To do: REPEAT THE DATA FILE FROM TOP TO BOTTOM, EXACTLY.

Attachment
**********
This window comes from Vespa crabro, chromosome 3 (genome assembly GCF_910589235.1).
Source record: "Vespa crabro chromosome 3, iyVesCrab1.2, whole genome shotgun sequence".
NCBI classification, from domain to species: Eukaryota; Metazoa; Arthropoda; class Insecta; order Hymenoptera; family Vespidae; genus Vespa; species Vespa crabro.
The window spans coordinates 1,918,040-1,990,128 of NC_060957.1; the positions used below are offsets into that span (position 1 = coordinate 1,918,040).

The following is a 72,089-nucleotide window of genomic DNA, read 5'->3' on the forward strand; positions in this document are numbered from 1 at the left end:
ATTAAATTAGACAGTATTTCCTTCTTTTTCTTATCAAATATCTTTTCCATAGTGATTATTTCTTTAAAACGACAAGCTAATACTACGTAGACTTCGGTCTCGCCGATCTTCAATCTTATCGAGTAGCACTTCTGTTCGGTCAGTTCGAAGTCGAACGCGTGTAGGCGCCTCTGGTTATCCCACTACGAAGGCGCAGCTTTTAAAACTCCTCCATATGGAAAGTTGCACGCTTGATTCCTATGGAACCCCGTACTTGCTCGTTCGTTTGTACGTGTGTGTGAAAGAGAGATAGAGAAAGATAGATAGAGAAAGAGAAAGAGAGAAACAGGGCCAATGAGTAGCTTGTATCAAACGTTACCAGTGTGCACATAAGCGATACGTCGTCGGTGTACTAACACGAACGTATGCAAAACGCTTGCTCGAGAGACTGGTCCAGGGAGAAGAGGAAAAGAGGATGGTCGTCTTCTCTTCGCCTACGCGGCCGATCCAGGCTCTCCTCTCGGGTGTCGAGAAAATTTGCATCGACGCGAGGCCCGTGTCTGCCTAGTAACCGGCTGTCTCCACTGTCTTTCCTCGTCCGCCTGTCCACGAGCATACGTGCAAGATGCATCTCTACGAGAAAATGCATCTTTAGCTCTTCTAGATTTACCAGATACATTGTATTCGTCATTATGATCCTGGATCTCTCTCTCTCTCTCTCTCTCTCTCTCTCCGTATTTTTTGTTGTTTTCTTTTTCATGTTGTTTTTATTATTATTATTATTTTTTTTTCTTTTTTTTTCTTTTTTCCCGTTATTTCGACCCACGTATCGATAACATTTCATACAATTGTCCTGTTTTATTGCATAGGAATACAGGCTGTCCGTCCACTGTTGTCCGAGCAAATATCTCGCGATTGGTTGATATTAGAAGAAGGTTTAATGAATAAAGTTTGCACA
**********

This window comes from Vespa crabro, chromosome 3 (genome assembly GCF_910589235.1).
Source record: "Vespa crabro chromosome 3, iyVesCrab1.2, whole genome shotgun sequence".
NCBI classification, from domain to species: Eukaryota; Metazoa; Arthropoda; class Insecta; order Hymenoptera; family Vespidae; genus Vespa; species Vespa crabro.
The window spans coordinates 1,918,040-1,990,128 of NC_060957.1; the positions used below are offsets into that span (position 1 = coordinate 1,918,040).

The following is a 72,089-nucleotide window of genomic DNA, read 5'->3' on the forward strand; positions in this document are numbered from 1 at the left end:
ATTAAATTAGACAGTATTTCCTTCTTTTTCTTATCAAATATCTTTTCCATAGTGATTATTTCTTTAAAACGACAAGCTAATACTACGTAGACTTCGGTCTCGCCGATCTTCAATCTTATCGAGTAGCACTTCTGTTCGGTCAGTTCGAAGTCGAACGCGTGTAGGCGCCTCTGGTTATCCCACTACGAAGGCGCAGCTTTTAAAACTCCTCCATATGGAAAGTTGCACGCTTGATTCCTATGGAACCCCGTACTTGCTCGTTCGTTTGTACGTGTGTGTGAAAGAGAGATAGAGAAAGATAGATAGAGAAAGAGAAAGAGAGAAACAGGGCCAATGAGTAGCTTGTATCAAACGTTACCAGTGTGCACATAAGCGATACGTCGTCGGTGTACTAACACGAACGTATGCAAAACGCTTGCTCGAGAGACTGGTCCAGGGAGAAGAGGAAAAGAGGATGGTCGTCTTCTCTTCGCCTACGCGGCCGATCCAGGCTCTCCTCTCGGGTGTCGAGAAAATTTGCATCGACGCGAGGCCCGTGTCTGCCTAGTAACCGGCTGTCTCCACTGTCTTTCCTCGTCCGCCTGTCCACGAGCATACGTGCAAGATGCATCTCTACGAGAAAATGCATCTTTAGCTCTTCTAGATTTACCAGATACATTGTATTCGTCATTATGATCCTGGATCTCTCTCTCTCTCTCTCTCTCTCTCTCTCCGTATTTTTTGTTGTTTTCTTTTTCATGTTGTTTTTATTATTATTATTATTTTTTTTTCTTTTTTTTTCTTTTTTCCCGTTATTTCGACCCACGTATCGATAACATTTCATACAATTGTCCTGTTTTATTGCATAGGAATACAGGCTGTCCGTCCACTGTTGTCCGAGCAAATATCTCGCGATTGGTTGATATTAGAAGAAGGTTTAATGAATAAAGTTTGCACA